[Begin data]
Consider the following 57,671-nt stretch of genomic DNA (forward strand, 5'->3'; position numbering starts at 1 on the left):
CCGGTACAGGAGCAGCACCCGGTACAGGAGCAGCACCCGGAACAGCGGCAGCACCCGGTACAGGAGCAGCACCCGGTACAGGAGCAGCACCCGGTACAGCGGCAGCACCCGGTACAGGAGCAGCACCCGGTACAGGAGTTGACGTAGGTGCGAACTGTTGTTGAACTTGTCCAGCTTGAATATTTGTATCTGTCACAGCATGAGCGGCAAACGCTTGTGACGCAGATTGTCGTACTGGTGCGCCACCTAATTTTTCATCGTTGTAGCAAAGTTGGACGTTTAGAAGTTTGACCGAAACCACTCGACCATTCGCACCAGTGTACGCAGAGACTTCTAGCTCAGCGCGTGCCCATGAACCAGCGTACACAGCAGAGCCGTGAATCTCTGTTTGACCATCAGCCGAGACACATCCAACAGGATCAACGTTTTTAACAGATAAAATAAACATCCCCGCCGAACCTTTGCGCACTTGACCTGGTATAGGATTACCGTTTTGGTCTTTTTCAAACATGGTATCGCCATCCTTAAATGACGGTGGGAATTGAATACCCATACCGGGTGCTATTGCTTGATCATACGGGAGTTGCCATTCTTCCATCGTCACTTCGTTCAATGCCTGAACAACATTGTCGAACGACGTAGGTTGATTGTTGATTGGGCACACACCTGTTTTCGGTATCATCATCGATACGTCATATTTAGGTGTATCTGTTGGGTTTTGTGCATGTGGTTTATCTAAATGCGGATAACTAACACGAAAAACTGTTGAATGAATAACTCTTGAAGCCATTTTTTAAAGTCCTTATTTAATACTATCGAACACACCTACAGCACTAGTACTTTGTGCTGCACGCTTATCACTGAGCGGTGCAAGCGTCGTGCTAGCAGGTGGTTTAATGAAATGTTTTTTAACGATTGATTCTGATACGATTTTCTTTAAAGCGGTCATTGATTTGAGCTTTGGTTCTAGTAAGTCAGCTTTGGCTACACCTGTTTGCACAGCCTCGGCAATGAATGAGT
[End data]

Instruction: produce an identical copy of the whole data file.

Consider the following 57,671-nt stretch of genomic DNA (forward strand, 5'->3'; position numbering starts at 1 on the left):
CCGGTACAGGAGCAGCACCCGGTACAGGAGCAGCACCCGGAACAGCGGCAGCACCCGGTACAGGAGCAGCACCCGGTACAGGAGCAGCACCCGGTACAGCGGCAGCACCCGGTACAGGAGCAGCACCCGGTACAGGAGTTGACGTAGGTGCGAACTGTTGTTGAACTTGTCCAGCTTGAATATTTGTATCTGTCACAGCATGAGCGGCAAACGCTTGTGACGCAGATTGTCGTACTGGTGCGCCACCTAATTTTTCATCGTTGTAGCAAAGTTGGACGTTTAGAAGTTTGACCGAAACCACTCGACCATTCGCACCAGTGTACGCAGAGACTTCTAGCTCAGCGCGTGCCCATGAACCAGCGTACACAGCAGAGCCGTGAATCTCTGTTTGACCATCAGCCGAGACACATCCAACAGGATCAACGTTTTTAACAGATAAAATAAACATCCCCGCCGAACCTTTGCGCACTTGACCTGGTATAGGATTACCGTTTTGGTCTTTTTCAAACATGGTATCGCCATCCTTAAATGACGGTGGGAATTGAATACCCATACCGGGTGCTATTGCTTGATCATACGGGAGTTGCCATTCTTCCATCGTCACTTCGTTCAATGCCTGAACAACATTGTCGAACGACGTAGGTTGATTGTTGATTGGGCACACACCTGTTTTCGGTATCATCATCGATACGTCATATTTAGGTGTATCTGTTGGGTTTTGTGCATGTGGTTTATCTAAATGCGGATAACTAACACGAAAAACTGTTGAATGAATAACTCTTGAAGCCATTTTTTAAAGTCCTTATTTAATACTATCGAACACACCTACAGCACTAGTACTTTGTGCTGCACGCTTATCACTGAGCGGTGCAAGCGTCGTGCTAGCAGGTGGTTTAATGAAATGTTTTTTAACGATTGATTCTGATACGATTTTCTTTAAAGCGGTCATTGATTTGAGCTTTGGTTCTAGTAAGTCAGCTTTGGCTACACCTGTTTGCACAGCCTCGGCAATGAATGAGT